ous characters, with which, if I had read it as anybody else's writing, I think I should have been very much struck." He is quite right. It would be a delightful tramp to follow the course of that pathetic pair to the end, and to the church wherein she lies, as did the Single Gentleman so often in after life; but we have too few indications to permit us to do it. We have no difficulty, however, in tracking Oliver Twist and the housebreaker from Bethnal Green, through the whole length of the town, to Chertsey, where the burglary was committed. I can point out to you the very house, with the little window through which Oliver was squeezed. We may see some charming scenery, if we are not too exacting in our selection of society and not afraid of footing it, by accompanying Sikes in his flight after the murder of Nancy. Fleeing from those pursuing eyes, he strikes north to Islington and so on to Highgate, a quiet suburb on the north of London, which might be a hundred miles off up in Yorkshire, so quaint and so far away it seems. Here is many "an oldfashioned, genteel house," such as Mrs. Steerforth lived in, when David first visited her. It may have been that fine old brick mansion once occupied by Oliver Cromwell, and later by Madame von der Linde. Here too, is the pretty cottage, once the home of David and Dora, in which they went through those delightful housekeeping experiments. From here we follow Sikes through one of the pleasantest strolls in all England,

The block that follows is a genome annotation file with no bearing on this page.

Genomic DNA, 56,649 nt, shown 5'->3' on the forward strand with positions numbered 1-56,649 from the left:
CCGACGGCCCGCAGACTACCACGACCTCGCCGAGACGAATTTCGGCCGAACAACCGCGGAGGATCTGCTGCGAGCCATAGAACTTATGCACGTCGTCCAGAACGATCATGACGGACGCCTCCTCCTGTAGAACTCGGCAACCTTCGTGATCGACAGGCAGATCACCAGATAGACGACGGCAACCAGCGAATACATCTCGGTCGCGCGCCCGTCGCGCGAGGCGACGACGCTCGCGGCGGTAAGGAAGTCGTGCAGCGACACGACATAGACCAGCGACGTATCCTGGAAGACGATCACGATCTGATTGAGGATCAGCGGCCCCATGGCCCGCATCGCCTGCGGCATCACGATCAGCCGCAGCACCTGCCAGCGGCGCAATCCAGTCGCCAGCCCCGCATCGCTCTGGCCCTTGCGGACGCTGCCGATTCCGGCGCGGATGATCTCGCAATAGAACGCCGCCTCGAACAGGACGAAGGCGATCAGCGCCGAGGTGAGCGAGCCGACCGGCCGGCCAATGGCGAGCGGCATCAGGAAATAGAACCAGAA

to Hampstead Heath-that breezy upland where Dickens loved to wander. It is haunted with many famous historic ghosts; only one of which we revive to-day. It is that of John Sadleir, the great speculator, whose body-the death-wound given by himself-was found on the Heath. It was out of his "gracious rascality," ruining himself and thousands of innocent people, that Dickens shaped Merdle and his "complaint" and suicide. Here, on the Heath, we may stop awhile in this clear morning air, to enjoy the view; for all London lies spread out beneath us, its customary pall of smoke not yet settled down. Over the dome of St. Paul's, and the tall towers of Westminster, and the vast mass of buildings between, rise the green slopes of the Surrey hills; on the left we follow the winding of the Thames even to its embouchure at Gravesend; on the right, in the misty distance, the eye can pick out the battlements and turrets of Windsor Castle. A right royal prospect it is.